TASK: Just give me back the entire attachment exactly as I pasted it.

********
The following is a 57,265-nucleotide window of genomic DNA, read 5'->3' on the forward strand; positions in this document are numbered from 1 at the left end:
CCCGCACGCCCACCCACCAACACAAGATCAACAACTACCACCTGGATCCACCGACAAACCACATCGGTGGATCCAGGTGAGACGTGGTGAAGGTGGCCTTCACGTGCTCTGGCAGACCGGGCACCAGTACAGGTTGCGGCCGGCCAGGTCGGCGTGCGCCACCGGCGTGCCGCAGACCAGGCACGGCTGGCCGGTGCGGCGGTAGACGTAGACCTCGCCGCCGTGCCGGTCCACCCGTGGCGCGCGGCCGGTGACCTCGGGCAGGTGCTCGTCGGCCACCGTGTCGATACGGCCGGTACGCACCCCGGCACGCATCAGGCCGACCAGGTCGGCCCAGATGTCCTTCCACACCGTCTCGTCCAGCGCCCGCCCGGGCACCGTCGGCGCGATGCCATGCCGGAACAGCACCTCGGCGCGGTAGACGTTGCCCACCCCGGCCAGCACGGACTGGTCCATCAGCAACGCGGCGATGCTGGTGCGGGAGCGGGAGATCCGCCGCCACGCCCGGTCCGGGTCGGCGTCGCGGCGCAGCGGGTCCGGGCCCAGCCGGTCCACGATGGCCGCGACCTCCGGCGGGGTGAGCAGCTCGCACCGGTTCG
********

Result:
The following is a 57,265-nucleotide window of genomic DNA, read 5'->3' on the forward strand; positions in this document are numbered from 1 at the left end:
CCCGCACGCCCACCCACCAACACAAGATCAACAACTACCACCTGGATCCACCGACAAACCACATCGGTGGATCCAGGTGAGACGTGGTGAAGGTGGCCTTCACGTGCTCTGGCAGACCGGGCACCAGTACAGGTTGCGGCCGGCCAGGTCGGCGTGCGCCACCGGCGTGCCGCAGACCAGGCACGGCTGGCCGGTGCGGCGGTAGACGTAGACCTCGCCGCCGTGCCGGTCCACCCGTGGCGCGCGGCCGGTGACCTCGGGCAGGTGCTCGTCGGCCACCGTGTCGATACGGCCGGTACGCACCCCGGCACGCATCAGGCCGACCAGGTCGGCCCAGATGTCCTTCCACACCGTCTCGTCCAGCGCCCGCCCGGGCACCGTCGGCGCGATGCCATGCCGGAACAGCACCTCGGCGCGGTAGACGTTGCCCACCCCGGCCAGCACGGACTGGTCCATCAGCAACGCGGCGATGCTGGTGCGGGAGCGGGAGATCCGCCGCCACGCCCGGTCCGGGTCGGCGTCGCGGCGCAGCGGGTCCGGGCCCAGCCGGTCCACGATGGCCGCGACCTCCGGCGGGGTGAGCAGCTCGCACCGGTTCG